I’ve tried acrylic painting extensively, but have always had a preference for oil painting. I have listed in this post oil painting tips and basic techniques for beginner artists. If you have anything to add, please do so in the comments.
Also take a look at this post: How to Make Homemade Oil Paint
I also have included some oil paintings from artists featured in our artist spotlights.
- Fat over lean to prevent cracking. Using fat over lean (thick over thin) in oil painting can help to avoid cracking during the drying process. When upper layers of oil paint dry faster than lower layers, cracking often happens. Oil paint straight from the tube takes longer to dry than when it is thinned with mineral spirits or turpentine. This is why oil painters often start with paint washes and in subsequent layers decrease the amount of thinner proportionately.
How you Doing – Dorothy Lorenze
- Linseed oil. Don’t use linseed oil when mixing with whites, blues and light colors as it has a yellow hue. Use poppy oil instead when mixing with light colors. Linseed oil is ideal for the under-painting, as it helps the paint dry much faster.
- Use the best quality of oil paint you can afford. These can be expensive but are well worth it! Start with the primary colors first, and buy a tube of good quality paint whenever you can. To spare the expensive paint along, use student quality for under-paintings and initial layers.
- Using alcohol. Use alcohol or turpentine to remove layers when needed. Never use alcohol to clean a dried painting, as it will remove or smudge the paint.
- Never use acrylic on top of oil paint. Acrylic does not adhere well to oil paint. After a while, the paint will flake or peel.
Shakin’ off the Blues - By Iris Scott
- Consider using acrylic paint for under-paintings. Acrylic paint dries faster and will help to spare along your oil paint.
- Never use pure black. Many experienced artists will agree. Use dark blues or mixed colors instead, such as phthalo blue mixed with alizarin crimson.
- Cleaner turpentine in the brush jar. Use a piece of wire mesh or spring that fits in the bottom of your brush jar. This will help clean your brushes, without agitating the residue which sits at the bottom.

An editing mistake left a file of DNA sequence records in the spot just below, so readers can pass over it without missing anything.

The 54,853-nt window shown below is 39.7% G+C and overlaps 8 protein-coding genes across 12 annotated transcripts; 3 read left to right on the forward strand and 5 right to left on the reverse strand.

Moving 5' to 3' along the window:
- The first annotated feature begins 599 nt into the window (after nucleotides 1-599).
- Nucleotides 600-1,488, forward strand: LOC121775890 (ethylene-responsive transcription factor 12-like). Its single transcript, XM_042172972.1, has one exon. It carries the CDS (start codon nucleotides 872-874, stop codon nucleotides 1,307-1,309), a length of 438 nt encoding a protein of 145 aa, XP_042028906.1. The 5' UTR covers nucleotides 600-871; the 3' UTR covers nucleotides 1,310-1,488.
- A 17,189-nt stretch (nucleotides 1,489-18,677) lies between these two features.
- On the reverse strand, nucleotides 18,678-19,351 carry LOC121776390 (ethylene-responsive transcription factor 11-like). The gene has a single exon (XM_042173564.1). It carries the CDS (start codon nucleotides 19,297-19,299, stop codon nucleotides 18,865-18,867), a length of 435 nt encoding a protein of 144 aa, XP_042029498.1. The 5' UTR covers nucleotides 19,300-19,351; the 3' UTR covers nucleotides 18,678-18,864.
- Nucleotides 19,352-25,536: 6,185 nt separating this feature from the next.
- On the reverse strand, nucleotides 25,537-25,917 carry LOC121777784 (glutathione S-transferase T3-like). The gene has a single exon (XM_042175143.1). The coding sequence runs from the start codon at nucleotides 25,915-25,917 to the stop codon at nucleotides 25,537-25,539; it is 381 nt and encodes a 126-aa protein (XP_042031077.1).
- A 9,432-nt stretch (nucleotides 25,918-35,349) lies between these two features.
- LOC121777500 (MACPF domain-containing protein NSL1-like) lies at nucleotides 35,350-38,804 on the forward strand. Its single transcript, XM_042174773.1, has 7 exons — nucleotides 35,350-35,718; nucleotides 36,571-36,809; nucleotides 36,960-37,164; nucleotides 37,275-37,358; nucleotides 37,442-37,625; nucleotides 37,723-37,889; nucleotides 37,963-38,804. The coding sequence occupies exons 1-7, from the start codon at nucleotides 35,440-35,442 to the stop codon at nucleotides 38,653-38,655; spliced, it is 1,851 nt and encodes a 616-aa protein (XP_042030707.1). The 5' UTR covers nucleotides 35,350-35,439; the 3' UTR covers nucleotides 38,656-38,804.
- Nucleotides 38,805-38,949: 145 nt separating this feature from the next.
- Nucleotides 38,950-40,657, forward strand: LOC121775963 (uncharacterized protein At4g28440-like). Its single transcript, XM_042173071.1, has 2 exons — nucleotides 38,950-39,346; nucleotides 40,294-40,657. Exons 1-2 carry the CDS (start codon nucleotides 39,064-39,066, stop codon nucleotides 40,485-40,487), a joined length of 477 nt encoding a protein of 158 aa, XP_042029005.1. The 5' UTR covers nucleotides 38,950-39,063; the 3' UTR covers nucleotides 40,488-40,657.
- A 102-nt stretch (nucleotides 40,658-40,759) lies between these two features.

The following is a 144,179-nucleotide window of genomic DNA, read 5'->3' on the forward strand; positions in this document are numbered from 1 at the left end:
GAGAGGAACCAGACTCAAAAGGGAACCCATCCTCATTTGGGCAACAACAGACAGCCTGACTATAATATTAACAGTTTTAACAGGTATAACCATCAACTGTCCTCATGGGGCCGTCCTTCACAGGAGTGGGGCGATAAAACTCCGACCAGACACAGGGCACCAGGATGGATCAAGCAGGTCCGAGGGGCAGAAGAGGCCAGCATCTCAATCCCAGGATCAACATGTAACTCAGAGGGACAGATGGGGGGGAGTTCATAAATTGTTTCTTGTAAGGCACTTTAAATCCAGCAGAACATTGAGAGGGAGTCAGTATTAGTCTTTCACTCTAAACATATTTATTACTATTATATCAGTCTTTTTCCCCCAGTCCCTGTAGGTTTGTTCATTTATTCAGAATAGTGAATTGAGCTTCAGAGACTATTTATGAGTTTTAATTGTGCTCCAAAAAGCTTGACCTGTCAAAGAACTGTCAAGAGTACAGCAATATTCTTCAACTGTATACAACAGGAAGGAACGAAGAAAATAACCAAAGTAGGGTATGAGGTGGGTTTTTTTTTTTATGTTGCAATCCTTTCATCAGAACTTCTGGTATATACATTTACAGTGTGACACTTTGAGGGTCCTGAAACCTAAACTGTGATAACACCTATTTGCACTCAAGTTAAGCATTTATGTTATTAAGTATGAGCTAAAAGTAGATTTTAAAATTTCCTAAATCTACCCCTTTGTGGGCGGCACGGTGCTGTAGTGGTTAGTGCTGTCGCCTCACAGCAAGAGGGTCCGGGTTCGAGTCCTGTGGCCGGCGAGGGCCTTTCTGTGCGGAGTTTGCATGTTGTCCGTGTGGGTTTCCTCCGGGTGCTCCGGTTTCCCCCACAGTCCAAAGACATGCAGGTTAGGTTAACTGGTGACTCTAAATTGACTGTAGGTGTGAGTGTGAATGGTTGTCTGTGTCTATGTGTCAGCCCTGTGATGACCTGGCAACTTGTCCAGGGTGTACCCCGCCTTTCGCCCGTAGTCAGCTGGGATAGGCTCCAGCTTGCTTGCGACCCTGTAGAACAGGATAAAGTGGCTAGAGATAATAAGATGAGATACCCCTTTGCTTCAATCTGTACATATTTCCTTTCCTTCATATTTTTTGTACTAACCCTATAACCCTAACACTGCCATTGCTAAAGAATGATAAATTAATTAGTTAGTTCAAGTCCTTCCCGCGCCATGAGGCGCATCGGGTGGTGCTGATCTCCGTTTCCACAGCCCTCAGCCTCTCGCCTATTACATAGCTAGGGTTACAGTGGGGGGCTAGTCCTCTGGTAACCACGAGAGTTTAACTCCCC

- Use brush strokes to enhance a painting. Brush strokes can bring out forms and emphasize certain areas. As a general rule, use thickly applied paint and texture to highlight parts of a composition.
- Rotate turps and mineral spirits. Use three jugs, one for the used mineral spirits (A), one for all the paint residue (B), and the other for clean mineral spirits (C). Let the paint settle in jug A, and pour the clean mineral spirits into jug C. Then, pour the residue into jug B. This will help your mineral spirits or turpentine go much further.
- A clean palette. To always keep your palette clean, use wax paper. Wrap it around the palette and tape it in place. Dispose of the wax paper after each use. This is much easier than having to clean a painting palette after each painting session.
I feel happy to talk about my sadness - Laura Iosifescu
- Mixing colors. Avoid using colors directly from the tube for much of the composition (such as backgrounds). Mix them accordingly. Use pure colors for highlights and things you want to emphasize. This is a personal preference and of course is not a “rule”.
- Stand back from your painting often. Look at it from across the room. Bring it in another room and look at it. Hang it on a wall. Seeing the painting from a different perspective will help to look at composition in a different way. You will see whether elements should be added or colors need to be changed.
- Work on more than one painting at a time. (I realize some artists prefer working on one painting from start to finish.) I once had a tendency to overwork paintings, but working on multiple paintings at once has helped me with this problem.
Since I began working on several canvases at a time, my efficiency has increased considerably. I can create all under-paintings in one session. After drying, I look at them all and choose one. When I feel I painted enough on that painting, I move to another one. When doing things this way, I never experience a creative block. I’ve found that this technique works even better with related subject matter, or for a painting series.
- Learn painting techniques and how to paint first, then break the rules later. This is a basic rule I learned in art school, and is one I believe all artists should follow.
Also recommended: How to Make Oil Paint Dry Faster